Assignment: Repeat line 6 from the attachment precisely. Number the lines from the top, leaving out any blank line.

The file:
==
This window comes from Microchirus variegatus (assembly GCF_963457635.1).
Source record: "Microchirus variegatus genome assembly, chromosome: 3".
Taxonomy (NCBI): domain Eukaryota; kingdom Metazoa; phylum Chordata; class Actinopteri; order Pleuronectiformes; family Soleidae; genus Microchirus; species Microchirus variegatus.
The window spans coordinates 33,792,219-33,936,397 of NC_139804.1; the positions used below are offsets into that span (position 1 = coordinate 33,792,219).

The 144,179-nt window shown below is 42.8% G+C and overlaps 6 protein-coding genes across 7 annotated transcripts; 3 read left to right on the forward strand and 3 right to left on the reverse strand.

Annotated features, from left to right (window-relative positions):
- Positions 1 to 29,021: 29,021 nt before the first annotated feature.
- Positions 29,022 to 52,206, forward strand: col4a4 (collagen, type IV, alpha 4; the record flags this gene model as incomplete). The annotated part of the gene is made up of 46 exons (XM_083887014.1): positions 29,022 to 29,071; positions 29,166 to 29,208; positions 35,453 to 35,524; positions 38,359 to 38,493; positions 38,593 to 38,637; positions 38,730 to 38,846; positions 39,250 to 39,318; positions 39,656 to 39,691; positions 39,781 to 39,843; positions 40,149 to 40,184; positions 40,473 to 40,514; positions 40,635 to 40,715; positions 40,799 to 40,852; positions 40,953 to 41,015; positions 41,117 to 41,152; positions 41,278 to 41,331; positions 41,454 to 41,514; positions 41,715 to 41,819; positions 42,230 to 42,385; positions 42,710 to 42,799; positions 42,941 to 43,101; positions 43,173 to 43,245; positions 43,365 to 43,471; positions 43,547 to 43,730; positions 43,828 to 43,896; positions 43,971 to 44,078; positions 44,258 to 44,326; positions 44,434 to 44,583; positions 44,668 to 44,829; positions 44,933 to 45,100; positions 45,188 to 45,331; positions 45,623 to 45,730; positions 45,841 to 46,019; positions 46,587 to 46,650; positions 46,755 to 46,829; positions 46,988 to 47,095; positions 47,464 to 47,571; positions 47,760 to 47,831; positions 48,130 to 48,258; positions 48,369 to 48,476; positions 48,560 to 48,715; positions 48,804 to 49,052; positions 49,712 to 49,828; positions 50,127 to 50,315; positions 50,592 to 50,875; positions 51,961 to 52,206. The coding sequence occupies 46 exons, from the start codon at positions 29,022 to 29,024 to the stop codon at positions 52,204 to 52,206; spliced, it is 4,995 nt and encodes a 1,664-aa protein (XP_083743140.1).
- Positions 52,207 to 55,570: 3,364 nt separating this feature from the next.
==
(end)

Annotated features, from left to right (window-relative positions):